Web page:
Sohini Halder, a 27-year-old woman from Kolkata who works in Delhi in a sales job in a digital marketing agency, said that daily commute was definitely one of the issues women had to grapple with when thinking about taking jobs. "Many women do not take jobs that are far from their homes because it gets unsafe to commute at night," Halder said. "But why should safety concerns mar a woman's career trajectory? Men never have to think like that," she added.
Women in kitchen > Women on roads
Another interesting point to consider is that most of the people outraging against the free rides proposal are the same who had lauded the subsidy for cooking gas for women under the Pradhan Mantri Ujjwala Yojana.
A budgetary allocation of Rs 8,000 crore was initially made for Ujjwala, which aimed to provide 50 million LPG connections to poor women in India. An additional Rs 4,800 crore was allocated to the scheme meant for BPL card holders in 2018. All of this cost was born by the exchequer. Many cribbing about the dent to the state exchequer in giving free metro and bus passes to women had at the time lauded Ujjwala, one of the most expensive women-specific undertakings ever in India.
If cooking gas for women is an acceptable scheme and a worthwhile expense for the state, why isn't safer transport? The dichotomy here could reveal a more troubling aspect of the brand of patriarchy practiced in India - that general masses are on board with empowering women as long as she remains in the kitchen.
While there is no denying that providing cooking gas at subsidised prices is essential and a godsend to millions of women in rural as well as urban India, dismissing the need for subsidised transport in urban spaces is proof that we are still not ready to give women free and safe mobility, one of the primary building blocks of individual freedom and independence.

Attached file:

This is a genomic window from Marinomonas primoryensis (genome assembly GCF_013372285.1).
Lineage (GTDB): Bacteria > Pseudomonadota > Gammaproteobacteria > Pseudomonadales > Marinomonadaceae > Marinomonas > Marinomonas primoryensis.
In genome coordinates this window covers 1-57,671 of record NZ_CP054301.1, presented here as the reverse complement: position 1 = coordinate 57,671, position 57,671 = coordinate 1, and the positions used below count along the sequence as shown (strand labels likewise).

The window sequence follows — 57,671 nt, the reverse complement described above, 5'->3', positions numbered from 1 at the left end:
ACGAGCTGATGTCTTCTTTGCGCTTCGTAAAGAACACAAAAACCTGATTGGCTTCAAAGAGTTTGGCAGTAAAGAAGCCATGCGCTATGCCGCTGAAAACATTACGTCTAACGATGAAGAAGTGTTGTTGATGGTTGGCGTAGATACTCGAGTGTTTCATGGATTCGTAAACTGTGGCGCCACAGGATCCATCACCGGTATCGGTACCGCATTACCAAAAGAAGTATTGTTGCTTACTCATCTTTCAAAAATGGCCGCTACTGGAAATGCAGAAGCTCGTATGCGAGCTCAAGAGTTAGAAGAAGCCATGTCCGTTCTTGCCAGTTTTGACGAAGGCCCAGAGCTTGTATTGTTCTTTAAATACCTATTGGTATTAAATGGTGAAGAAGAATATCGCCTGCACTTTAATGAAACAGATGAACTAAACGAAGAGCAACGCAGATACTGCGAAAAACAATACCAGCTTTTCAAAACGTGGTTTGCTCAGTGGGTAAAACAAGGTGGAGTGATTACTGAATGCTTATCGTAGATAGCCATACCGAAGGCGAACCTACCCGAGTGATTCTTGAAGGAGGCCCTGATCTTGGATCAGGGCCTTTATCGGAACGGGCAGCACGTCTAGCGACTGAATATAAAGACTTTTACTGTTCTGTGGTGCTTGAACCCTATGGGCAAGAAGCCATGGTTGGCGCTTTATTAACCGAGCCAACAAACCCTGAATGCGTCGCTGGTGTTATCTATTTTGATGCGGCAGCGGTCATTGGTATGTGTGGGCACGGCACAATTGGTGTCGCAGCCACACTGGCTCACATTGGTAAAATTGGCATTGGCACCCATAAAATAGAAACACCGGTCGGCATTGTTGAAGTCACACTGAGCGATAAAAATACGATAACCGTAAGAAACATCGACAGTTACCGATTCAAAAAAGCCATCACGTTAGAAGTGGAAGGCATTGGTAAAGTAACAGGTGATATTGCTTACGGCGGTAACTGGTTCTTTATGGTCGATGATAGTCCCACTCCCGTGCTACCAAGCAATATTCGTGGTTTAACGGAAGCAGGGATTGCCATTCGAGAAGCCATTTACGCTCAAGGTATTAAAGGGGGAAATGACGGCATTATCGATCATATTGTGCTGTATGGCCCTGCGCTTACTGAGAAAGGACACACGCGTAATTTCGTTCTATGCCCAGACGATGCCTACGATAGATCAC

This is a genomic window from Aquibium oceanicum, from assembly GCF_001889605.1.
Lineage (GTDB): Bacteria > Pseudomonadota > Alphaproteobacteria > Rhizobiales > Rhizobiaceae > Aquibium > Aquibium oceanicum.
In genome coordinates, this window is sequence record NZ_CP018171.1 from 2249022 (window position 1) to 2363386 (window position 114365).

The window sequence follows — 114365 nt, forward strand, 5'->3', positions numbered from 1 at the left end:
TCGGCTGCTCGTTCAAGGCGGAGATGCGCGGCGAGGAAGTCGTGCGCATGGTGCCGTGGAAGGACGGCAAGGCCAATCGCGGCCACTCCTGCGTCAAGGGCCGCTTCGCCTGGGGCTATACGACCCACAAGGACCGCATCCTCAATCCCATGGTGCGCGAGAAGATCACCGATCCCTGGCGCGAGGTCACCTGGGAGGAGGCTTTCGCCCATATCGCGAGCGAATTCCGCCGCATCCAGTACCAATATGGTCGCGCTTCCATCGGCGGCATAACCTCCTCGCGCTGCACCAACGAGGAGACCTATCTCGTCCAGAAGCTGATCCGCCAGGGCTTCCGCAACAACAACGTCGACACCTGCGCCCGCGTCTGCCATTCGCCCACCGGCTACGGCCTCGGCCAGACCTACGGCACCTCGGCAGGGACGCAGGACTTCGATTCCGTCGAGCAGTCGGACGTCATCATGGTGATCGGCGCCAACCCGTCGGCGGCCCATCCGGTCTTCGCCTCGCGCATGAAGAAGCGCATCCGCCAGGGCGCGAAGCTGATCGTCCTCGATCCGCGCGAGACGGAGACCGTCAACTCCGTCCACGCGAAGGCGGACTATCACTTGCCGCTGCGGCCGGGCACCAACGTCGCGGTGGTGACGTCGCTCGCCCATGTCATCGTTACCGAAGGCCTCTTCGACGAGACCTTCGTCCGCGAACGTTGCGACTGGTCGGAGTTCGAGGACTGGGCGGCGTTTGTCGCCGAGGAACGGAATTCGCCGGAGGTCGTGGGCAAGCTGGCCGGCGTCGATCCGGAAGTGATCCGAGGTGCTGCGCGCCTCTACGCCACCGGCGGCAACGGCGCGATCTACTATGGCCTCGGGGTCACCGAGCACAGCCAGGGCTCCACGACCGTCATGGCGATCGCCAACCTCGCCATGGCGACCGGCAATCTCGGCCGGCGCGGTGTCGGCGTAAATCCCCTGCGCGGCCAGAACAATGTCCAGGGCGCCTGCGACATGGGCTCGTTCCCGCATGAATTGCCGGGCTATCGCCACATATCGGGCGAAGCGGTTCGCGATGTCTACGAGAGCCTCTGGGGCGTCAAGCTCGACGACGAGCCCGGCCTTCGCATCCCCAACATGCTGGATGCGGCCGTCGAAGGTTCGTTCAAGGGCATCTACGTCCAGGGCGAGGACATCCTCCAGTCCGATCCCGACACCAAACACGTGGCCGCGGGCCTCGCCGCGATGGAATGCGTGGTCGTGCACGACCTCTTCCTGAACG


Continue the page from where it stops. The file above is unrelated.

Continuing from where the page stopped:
Strengthens economically stressed women
And lastly, the women who have been outraging against the move as sexist in assuming women cannot pay their own fares, need to remember that feminist reforms are not intended for just one section of women. It is true that the assumption that women need help with finances and thus need to get everything subsidised reinforces the belief that women earn less, thus diminishing the much sought after "equality" between men and women.
However, we must remember that the move does not just affect them but millions of women like Bimla Kumari who would be able to save a considerable amount daily.
The move will also help women daily-wage labourers. And it would make the metro, one of the quickest and cushiest means for inter-city commute, a viable option for many.
Delhi metro, as was pointed out by a Centre for Science and Environment (CSE) study, is the second most expensive metro service in the world in terms of fares. The study also pointed out, as reported by Business Insider last September, that commuting via the metro cost a middle income household 14 percent of its income.
Pre-poll sop or not, decisions such as this have the potential to bring a shift in the way people think and behave. Who is to say that a decade from now, the women now tending to their Ujjwala acquired gases would not quit the chulha to join the labour force as equals to men? But like in every other elaborate plan, some flaws are glaring.
What about LGBTQIA+ commuters? What about women who do not look like women? What about last mile connectivity - the distance between metro stations and residences? What about darkened street corners where the street lights don't work? What about unchartered buses plying unofficially like the one that Nirbhaya boarded that fateful night in Decemebr 2016?
As with any public scheme in India, implementation is key. And in this case, perhaps the key to the Aam Aadmi Party's future survival in the political arena.